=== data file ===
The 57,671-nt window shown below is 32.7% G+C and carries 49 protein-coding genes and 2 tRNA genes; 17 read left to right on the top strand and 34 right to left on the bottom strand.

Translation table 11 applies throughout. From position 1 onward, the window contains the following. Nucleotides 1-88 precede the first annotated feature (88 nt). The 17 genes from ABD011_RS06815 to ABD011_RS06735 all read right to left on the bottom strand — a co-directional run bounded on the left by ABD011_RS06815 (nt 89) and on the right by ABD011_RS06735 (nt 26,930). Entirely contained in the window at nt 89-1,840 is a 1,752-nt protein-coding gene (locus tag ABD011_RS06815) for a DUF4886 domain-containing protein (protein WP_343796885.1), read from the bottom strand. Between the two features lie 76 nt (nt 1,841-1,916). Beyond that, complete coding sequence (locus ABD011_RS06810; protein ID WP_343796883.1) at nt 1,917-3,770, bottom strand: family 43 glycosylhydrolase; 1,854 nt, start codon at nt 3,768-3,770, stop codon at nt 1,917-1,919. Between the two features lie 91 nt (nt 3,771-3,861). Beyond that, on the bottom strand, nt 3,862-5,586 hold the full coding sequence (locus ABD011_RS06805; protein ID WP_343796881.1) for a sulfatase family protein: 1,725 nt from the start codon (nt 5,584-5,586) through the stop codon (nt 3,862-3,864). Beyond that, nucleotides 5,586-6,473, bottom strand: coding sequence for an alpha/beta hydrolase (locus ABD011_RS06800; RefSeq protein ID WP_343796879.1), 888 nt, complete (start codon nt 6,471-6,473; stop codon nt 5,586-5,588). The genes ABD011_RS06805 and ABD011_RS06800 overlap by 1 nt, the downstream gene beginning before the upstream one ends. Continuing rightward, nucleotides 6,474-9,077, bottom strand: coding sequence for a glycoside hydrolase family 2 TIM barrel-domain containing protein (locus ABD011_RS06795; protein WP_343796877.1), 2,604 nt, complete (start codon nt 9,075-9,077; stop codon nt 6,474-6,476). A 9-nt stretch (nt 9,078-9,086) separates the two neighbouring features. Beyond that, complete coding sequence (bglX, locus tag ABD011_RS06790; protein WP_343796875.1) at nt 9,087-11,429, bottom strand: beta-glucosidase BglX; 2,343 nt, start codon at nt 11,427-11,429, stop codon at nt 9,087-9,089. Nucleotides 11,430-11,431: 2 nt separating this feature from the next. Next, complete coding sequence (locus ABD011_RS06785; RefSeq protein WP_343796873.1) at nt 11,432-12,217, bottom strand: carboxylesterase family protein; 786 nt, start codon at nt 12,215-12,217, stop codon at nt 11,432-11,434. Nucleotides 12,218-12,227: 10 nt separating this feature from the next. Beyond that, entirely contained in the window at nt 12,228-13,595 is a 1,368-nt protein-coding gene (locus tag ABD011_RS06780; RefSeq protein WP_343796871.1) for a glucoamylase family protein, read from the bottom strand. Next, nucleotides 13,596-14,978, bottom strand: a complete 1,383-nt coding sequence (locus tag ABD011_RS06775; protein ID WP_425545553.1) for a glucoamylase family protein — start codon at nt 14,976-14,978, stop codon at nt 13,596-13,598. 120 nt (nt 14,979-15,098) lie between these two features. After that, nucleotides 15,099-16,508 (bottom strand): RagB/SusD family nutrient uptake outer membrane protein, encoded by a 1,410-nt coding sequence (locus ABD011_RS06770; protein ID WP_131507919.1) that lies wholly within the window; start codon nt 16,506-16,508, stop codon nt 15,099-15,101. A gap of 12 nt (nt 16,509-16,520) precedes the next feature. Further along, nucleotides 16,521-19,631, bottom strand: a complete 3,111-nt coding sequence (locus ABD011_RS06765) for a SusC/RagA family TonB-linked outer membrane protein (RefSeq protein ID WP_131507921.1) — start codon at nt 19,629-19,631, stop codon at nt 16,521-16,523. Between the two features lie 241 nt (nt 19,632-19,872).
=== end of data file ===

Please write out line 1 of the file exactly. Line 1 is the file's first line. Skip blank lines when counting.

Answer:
The 57,671-nt window shown below is 32.7% G+C and carries 49 protein-coding genes and 2 tRNA genes; 17 read left to right on the top strand and 34 right to left on the bottom strand.